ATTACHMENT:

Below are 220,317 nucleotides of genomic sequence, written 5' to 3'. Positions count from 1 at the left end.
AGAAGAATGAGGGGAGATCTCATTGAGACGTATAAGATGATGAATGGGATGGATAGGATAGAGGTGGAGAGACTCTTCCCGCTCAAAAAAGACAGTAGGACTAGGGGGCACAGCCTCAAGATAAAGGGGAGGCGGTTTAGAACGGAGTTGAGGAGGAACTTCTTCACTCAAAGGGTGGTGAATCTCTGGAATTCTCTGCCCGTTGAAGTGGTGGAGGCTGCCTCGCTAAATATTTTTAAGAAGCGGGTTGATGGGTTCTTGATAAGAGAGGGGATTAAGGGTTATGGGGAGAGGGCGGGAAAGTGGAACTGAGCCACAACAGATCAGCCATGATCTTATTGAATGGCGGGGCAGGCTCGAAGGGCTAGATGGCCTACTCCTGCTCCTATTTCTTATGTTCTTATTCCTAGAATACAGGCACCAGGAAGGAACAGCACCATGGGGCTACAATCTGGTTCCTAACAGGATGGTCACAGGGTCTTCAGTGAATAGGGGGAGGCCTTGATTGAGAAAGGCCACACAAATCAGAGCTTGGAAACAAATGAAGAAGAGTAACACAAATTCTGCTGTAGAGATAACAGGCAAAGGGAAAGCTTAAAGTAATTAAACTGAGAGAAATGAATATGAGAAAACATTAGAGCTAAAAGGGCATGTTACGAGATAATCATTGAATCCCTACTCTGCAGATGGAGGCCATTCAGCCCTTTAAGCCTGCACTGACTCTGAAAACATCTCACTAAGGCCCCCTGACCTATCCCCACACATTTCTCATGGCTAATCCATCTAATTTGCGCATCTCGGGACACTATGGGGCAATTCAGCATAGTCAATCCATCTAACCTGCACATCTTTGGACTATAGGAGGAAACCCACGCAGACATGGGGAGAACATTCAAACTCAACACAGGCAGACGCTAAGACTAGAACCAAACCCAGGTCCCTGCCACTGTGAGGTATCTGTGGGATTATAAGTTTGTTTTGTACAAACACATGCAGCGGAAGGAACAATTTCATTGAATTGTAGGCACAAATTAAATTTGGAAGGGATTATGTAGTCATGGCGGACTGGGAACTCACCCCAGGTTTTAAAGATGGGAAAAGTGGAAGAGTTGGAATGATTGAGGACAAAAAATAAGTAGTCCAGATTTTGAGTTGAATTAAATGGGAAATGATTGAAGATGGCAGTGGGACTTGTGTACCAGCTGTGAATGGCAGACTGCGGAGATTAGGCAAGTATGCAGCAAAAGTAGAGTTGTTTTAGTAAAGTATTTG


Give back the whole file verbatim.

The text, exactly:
Below are 220,317 nucleotides of genomic sequence, written 5' to 3'. Positions count from 1 at the left end.
AGAAGAATGAGGGGAGATCTCATTGAGACGTATAAGATGATGAATGGGATGGATAGGATAGAGGTGGAGAGACTCTTCCCGCTCAAAAAAGACAGTAGGACTAGGGGGCACAGCCTCAAGATAAAGGGGAGGCGGTTTAGAACGGAGTTGAGGAGGAACTTCTTCACTCAAAGGGTGGTGAATCTCTGGAATTCTCTGCCCGTTGAAGTGGTGGAGGCTGCCTCGCTAAATATTTTTAAGAAGCGGGTTGATGGGTTCTTGATAAGAGAGGGGATTAAGGGTTATGGGGAGAGGGCGGGAAAGTGGAACTGAGCCACAACAGATCAGCCATGATCTTATTGAATGGCGGGGCAGGCTCGAAGGGCTAGATGGCCTACTCCTGCTCCTATTTCTTATGTTCTTATTCCTAGAATACAGGCACCAGGAAGGAACAGCACCATGGGGCTACAATCTGGTTCCTAACAGGATGGTCACAGGGTCTTCAGTGAATAGGGGGAGGCCTTGATTGAGAAAGGCCACACAAATCAGAGCTTGGAAACAAATGAAGAAGAGTAACACAAATTCTGCTGTAGAGATAACAGGCAAAGGGAAAGCTTAAAGTAATTAAACTGAGAGAAATGAATATGAGAAAACATTAGAGCTAAAAGGGCATGTTACGAGATAATCATTGAATCCCTACTCTGCAGATGGAGGCCATTCAGCCCTTTAAGCCTGCACTGACTCTGAAAACATCTCACTAAGGCCCCCTGACCTATCCCCACACATTTCTCATGGCTAATCCATCTAATTTGCGCATCTCGGGACACTATGGGGCAATTCAGCATAGTCAATCCATCTAACCTGCACATCTTTGGACTATAGGAGGAAACCCACGCAGACATGGGGAGAACATTCAAACTCAACACAGGCAGACGCTAAGACTAGAACCAAACCCAGGTCCCTGCCACTGTGAGGTATCTGTGGGATTATAAGTTTGTTTTGTACAAACACATGCAGCGGAAGGAACAATTTCATTGAATTGTAGGCACAAATTAAATTTGGAAGGGATTATGTAGTCATGGCGGACTGGGAACTCACCCCAGGTTTTAAAGATGGGAAAAGTGGAAGAGTTGGAATGATTGAGGACAAAAAATAAGTAGTCCAGATTTTGAGTTGAATTAAATGGGAAATGATTGAAGATGGCAGTGGGACTTGTGTACCAGCTGTGAATGGCAGACTGCGGAGATTAGGCAAGTATGCAGCAAAAGTAGAGTTGTTTTAGTAAAGTATTTG